In some cases, children may avoid activities or places they used to enjoy because the reminder of what happened to the person they lost is too intrusive and upsetting. For example, she said, a child who used to play baseball with their late father may suddenly quit the game, because just thinking about the game prompts frightening memories of the ambulance that took him to the hospital.
“It’s attached to all the scary things that take over and trigger these intense, overwhelming reactions – they may shut down or freeze or feel numb,” Goodman said.
When a person is unable to move forward after a loss, experts recognize a disorder called prolonged grief, sometimes called “complicated grief.” The condition is relatively rare among those ages 8 to 18, affecting 12.4% of youth when defined as persisting six months after a loss, or 3.4% of youth when defined after a year, according to a 2019 study by Dutch psychologists.
Goodman says children suffering from a traumatic grief response or prolonged grieving can benefit from professional counseling in order to help them through what she calls the “tasks of bereavement” – managing emotions, talking about what happened and developing new relationships.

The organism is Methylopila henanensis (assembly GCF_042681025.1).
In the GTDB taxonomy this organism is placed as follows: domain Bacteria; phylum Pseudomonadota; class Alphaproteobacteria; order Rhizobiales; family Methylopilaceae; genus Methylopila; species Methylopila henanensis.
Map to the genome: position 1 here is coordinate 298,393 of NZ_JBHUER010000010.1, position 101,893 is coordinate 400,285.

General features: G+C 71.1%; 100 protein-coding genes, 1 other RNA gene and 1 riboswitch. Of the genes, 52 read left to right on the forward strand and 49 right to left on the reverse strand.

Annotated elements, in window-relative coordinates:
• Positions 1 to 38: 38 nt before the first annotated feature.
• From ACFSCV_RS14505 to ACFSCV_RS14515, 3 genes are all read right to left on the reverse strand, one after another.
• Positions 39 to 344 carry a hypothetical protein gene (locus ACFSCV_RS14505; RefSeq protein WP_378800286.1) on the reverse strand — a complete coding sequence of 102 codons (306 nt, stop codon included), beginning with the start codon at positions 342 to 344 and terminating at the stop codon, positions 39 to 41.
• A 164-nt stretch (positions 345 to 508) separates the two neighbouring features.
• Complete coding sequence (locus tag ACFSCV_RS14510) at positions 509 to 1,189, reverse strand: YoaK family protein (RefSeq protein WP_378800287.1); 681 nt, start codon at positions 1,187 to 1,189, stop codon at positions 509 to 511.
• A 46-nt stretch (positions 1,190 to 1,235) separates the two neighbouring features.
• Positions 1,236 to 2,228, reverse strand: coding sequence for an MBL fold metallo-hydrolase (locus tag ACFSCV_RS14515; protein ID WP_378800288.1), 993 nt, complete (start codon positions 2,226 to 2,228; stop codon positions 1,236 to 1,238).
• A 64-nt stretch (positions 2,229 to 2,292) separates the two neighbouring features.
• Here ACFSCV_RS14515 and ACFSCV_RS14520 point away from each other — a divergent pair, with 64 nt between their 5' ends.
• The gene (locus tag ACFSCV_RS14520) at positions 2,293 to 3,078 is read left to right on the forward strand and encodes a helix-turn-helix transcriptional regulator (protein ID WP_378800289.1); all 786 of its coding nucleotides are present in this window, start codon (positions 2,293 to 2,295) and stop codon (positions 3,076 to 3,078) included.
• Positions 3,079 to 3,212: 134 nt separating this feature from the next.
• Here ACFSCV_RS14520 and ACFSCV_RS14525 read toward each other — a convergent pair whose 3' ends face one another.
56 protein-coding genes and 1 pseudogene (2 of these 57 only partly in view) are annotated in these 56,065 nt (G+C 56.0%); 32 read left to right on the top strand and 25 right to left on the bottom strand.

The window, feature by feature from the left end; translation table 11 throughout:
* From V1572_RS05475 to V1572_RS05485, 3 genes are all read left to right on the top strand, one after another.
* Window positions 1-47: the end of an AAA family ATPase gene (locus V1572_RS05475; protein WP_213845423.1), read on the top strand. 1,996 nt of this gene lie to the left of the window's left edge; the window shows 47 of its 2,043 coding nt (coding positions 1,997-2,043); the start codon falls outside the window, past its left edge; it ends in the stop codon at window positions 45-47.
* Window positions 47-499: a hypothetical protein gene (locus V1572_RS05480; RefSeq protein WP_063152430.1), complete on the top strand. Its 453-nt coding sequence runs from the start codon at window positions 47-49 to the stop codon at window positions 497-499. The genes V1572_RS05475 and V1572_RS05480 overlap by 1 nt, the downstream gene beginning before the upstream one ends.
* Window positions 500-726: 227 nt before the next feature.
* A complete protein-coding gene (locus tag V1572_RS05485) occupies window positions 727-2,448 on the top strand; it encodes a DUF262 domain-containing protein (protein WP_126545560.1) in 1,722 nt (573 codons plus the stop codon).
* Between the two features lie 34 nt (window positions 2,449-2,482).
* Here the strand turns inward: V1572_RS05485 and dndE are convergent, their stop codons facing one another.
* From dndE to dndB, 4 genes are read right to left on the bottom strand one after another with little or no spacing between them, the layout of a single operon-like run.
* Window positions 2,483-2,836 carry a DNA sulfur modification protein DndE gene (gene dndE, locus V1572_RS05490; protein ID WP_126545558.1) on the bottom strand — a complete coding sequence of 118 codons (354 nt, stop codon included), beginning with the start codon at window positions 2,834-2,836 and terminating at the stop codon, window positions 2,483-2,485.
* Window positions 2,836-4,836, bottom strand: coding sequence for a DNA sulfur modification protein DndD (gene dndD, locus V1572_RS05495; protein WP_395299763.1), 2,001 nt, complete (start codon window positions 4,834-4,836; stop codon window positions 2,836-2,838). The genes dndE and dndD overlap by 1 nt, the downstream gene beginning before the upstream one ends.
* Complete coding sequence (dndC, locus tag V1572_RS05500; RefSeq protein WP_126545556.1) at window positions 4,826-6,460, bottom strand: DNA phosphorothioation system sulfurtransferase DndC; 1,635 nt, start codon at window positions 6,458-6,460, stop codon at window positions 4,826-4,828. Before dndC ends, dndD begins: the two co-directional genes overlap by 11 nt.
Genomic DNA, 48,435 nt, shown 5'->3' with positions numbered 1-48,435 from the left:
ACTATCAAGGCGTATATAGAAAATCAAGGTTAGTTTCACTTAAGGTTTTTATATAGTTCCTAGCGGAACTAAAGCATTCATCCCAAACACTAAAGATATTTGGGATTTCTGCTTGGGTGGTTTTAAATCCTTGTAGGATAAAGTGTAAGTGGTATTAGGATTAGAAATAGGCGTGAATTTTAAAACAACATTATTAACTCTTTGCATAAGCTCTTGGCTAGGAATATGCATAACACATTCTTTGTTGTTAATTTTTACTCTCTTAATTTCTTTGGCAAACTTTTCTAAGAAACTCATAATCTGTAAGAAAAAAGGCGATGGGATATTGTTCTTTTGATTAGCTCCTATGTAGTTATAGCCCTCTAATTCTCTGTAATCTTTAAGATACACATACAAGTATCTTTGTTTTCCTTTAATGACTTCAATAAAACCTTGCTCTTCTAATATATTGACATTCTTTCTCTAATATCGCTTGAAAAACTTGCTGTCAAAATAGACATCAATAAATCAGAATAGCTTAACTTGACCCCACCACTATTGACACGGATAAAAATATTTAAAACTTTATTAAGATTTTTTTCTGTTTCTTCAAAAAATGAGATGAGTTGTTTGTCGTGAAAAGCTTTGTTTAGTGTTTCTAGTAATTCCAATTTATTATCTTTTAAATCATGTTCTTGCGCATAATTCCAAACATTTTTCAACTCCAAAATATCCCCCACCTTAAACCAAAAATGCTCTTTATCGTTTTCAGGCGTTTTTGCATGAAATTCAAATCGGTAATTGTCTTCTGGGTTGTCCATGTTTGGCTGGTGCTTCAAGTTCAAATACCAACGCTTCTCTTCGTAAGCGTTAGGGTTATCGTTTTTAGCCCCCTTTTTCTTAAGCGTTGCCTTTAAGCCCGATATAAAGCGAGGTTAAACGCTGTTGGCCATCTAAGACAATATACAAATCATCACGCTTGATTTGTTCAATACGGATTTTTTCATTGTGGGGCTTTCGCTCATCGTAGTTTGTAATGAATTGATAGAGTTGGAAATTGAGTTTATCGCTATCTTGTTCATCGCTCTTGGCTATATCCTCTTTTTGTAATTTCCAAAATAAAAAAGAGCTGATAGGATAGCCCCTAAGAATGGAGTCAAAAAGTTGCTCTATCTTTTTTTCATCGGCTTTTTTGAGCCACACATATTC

“You have to do the trauma work before you can do the grief work,” Goodman said. “Those scary things get in the way of talking about the sad things or remembering the happy things.”
‘Unexpected and uncontrollable’
The cruel nature of the coronavirus itself has also added to the strain of a loss. The virus strikes suddenly and seemingly randomly, and because infection is transmitted easily between people who spend the most time together, Shear called current circumstances a “set-up” for survivor’s guilt. In New York City, 5,630 people ages 18 to 64 have been killed by the virus, leaving behind countless young people now grieving the friends, family members and caregivers who had helped raise them and guide them through difficult times.
“Grief is determined primarily by the relationship with the person you lost, but it’s also affected by other people and other things that happen around us,” Shear said. “Right now, a lot of that is unexpected and uncontrollable.”
Foster youth who lose a parent or relative from whom they are estranged or have been separated, may be further buffeted by conflicting emotions.